144. Telegram From the Department of State to the Embassies in all North Atlantic Treaty Organization Capitals, Japan, Australia, China, and New Zealand1



  • The President’s March 23 Defense Speech.2

1. In his speech tonight the President will announce that he will direct, consistent with our obligations under the ABM treaty3 and [Page 558] recognizing the need for close consultations with our allies, the development of a long comprehensive and intensive effort to define a long-term research and development program in defensive systems which, if successful, might ultimately eliminate the threat posed by ballisitic missiles. This initiative could lead to increasing reliance upon the contribution of defensive systems rather than on such missiles.

2. In doing so the President fully recognizes that as we pursue our defensive technologies, we must remember that our allies rely upon US strategic offensive power to deter attacks against them. Their vital interests and ours remain inextricably linked. We will continue fully to honor our commitments.

3. The technological challenge is certainly great, but if met successfully, the goal would be ultimately to end the era of reliance on ballistic missiles. In fact, the reduction in the direct threat posed to our societies and populations by ballistic missiles would make even more credible the deterrence provided by our other forces.

4. In his speech, the President also intends to increase the American people’s understanding of the reasons for our defense modernization program and the need to sustain a substantial defense effort, despite the economic costs it entails. He plans to draw attention to the sustained Soviet military buildup, the impressive advancement in the quality as well as the quantity of Soviet weapons systems, and the increased Soviet willingness to translate Soviet power into political intimidation.

5. His main thrust in doing so is to explain why freedom, security and peace depend on our program of rearmament. His objective is to rise above a sterile debate about this or that level of defense spending and concentrate on the threats we face and the steps needed to counter them.

6. The President’s speech will be nationally televised at 8:00 PM Eastern standard time, March 23, (1:00 AM Greenwich mean time, March 24). Action addressees, at the first opportunity thereafter, should transmit the substance of the previous paragraphs to host governments, drawing on the following talking points and, as appropriate, on the questions and answers provided in para 10 below. Info addressees except for military addressees as appropriate may also convey the substance of these points to host governments.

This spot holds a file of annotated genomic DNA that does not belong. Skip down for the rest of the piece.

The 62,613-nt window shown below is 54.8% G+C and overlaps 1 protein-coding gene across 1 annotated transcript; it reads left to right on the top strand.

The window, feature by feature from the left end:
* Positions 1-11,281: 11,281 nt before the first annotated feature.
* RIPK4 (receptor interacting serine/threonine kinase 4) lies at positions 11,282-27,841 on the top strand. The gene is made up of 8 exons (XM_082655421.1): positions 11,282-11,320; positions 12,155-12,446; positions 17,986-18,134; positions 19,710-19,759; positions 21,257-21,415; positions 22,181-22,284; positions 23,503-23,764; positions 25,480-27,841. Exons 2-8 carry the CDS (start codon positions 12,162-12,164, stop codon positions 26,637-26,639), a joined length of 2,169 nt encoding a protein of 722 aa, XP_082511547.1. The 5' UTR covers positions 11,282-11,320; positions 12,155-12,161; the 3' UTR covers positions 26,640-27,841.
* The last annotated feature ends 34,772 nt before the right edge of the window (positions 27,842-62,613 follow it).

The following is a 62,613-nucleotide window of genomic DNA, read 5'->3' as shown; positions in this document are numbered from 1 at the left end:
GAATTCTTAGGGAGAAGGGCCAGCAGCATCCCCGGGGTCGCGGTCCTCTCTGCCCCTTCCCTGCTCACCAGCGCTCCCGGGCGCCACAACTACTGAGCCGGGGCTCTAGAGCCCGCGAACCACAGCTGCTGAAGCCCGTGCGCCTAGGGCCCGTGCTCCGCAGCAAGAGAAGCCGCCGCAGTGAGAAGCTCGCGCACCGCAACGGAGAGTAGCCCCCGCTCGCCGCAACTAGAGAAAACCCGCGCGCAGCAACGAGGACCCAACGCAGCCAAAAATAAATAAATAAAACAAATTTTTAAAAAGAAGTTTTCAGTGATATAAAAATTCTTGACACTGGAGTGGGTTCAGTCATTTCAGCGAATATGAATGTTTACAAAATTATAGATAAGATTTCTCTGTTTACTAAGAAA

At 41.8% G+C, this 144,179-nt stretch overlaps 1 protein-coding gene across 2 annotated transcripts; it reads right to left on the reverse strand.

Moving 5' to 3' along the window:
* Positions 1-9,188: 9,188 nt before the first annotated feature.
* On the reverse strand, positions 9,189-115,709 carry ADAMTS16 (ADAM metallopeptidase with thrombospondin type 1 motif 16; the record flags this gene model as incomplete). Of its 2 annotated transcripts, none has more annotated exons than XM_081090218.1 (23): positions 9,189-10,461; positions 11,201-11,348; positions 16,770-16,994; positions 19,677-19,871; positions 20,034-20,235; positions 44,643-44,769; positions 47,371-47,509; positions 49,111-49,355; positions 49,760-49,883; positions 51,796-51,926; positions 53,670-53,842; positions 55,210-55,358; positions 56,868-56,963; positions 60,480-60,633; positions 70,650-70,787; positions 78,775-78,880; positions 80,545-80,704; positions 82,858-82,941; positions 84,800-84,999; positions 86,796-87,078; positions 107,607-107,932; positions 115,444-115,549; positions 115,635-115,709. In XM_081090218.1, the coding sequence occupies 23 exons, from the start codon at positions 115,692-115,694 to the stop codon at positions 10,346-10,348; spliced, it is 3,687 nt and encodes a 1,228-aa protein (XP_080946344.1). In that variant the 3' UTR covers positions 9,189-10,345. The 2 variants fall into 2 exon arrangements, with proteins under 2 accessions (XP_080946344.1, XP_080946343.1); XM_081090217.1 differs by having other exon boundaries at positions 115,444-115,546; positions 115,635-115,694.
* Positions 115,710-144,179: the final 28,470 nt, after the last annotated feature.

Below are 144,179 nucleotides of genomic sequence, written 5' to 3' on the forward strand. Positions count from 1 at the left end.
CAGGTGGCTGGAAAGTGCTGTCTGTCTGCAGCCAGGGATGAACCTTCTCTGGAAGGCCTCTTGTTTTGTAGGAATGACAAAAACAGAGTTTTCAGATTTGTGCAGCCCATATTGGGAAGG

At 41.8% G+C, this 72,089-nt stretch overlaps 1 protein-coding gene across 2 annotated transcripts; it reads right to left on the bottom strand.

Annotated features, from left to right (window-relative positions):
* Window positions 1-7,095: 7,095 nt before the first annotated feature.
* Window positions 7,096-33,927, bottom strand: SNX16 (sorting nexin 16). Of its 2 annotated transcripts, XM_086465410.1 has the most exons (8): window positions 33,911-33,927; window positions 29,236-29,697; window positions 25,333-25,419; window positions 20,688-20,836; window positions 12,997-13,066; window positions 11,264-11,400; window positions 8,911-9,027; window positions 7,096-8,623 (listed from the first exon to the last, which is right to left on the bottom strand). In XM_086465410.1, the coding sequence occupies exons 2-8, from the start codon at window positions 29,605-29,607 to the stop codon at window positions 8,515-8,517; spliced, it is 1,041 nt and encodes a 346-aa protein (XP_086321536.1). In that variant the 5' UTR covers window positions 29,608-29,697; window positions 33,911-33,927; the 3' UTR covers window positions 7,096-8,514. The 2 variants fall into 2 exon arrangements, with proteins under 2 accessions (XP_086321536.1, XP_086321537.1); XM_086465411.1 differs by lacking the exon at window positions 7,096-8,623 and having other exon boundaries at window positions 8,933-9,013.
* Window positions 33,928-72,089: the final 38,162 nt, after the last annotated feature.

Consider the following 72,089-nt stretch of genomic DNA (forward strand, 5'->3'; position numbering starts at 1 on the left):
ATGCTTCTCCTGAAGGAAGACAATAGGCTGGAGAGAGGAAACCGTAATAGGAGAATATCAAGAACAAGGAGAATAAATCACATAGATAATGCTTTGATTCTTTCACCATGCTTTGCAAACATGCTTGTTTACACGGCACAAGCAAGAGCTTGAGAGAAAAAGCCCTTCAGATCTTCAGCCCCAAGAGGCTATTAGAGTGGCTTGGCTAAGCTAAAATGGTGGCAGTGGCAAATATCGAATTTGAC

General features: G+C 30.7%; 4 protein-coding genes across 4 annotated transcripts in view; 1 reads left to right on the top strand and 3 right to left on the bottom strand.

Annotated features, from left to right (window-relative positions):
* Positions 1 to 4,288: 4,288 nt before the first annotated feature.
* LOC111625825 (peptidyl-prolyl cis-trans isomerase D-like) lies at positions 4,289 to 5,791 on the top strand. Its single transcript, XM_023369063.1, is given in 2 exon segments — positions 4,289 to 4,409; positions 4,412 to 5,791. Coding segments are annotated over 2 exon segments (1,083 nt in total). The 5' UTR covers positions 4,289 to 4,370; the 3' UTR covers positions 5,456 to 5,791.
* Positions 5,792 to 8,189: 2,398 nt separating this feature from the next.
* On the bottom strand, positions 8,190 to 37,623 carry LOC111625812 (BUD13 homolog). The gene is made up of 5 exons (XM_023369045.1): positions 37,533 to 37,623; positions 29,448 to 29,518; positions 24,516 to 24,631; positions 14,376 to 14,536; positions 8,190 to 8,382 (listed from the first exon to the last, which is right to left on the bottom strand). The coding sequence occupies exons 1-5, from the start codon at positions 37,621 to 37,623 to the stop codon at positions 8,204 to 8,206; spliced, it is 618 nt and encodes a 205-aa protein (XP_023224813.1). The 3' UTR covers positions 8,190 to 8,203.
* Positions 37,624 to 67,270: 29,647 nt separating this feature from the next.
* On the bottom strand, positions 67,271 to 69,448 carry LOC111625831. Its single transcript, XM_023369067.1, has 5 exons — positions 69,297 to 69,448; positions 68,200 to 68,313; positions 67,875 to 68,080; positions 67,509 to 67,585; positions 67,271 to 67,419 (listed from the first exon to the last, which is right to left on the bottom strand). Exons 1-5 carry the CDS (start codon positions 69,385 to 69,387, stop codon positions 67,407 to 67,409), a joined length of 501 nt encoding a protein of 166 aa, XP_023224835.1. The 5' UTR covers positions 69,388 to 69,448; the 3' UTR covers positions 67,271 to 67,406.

7. For military addressees: the content of this message is provided for your information only. It should not RPT not be used by command information officers to respond to media queries. Queries regarding President’s speech should be referred to the White House until [Page 559] otherwise instructed. Public affairs guidance will be promulgated by OSAD–PA by separate message.4

8. Begin talking points:

The President indicated that he is prepared, with appropriate consultation, to direct a comprehensive and intensive effort to define a long-term research and development program to develop a technology for defense against the threat posed by ballistic missiles. These steps may permit a future—after the turn of the century—policy which relies on defense ballistic missile attack rather than exclusively on retaliation.
The President’s initiative has the full support of the Secretary of State, the Secretary of Defense, the President’s senior advisors, and the Joint Chiefs of Staff.
The initiative would in no way lead to shifts in priorities away from necessary strategic and intermediate range nuclear force modernization. These forces are clearly needed to offset the massive buildup in Soviet offensive capabilities and to hold the line until a more defense-oriented posture becomes possible.
The goal in the INF and START talks remains what it has been: the elimination of an entire class of nuclear missiles—in the former; significant reductions in nuclear armaments in the latter. This initiative complements our other efforts to reduce or eliminate the threat posed by nuclear offensive weapons.
We want to emphasize that it in no way signals any change in US policy regarding the ABM treaty.
The US will work closely with the Allies to ensure that their security is enhanced by the developments we undertake and to maintain an effective common deterrent against the entire spectrum of possible aggression. End talking points.

[Omitted here is a section containing anticipated questions and answers.]

  1. Source: Department of State, Central Foreign Policy File, Electronic Telegrams, D830162–0439. Unclassified; Immediate. Sent for information to the Department of Defense, the White House, and the Joint Chiefs of Staff. Sent for information Immediate to all diplomatic posts, CSA, CNO, CSAF, CMC, CINCAD Peterson AFB, CINCLANT Norfolk, UNCINCEUR Vailhingen, CINCMAC Scott AFB, CINCPAC Honolulu, USCINCCENT Macdill AFB, USCINCRED Macdill AFB, USCINCSO Quarry Heights, and CINCSAC Offutt AFB. Drafted by Kanter and Caldwell; cleared by Dobbins, McManaway, Howe, and in S/S–O, and in substance by McFarlane, Iklé, and Gorman (JCS); approved by Eagleburger.
  2. See Document 145.
  3. See footnote 9, Document 91.
  4. Not found.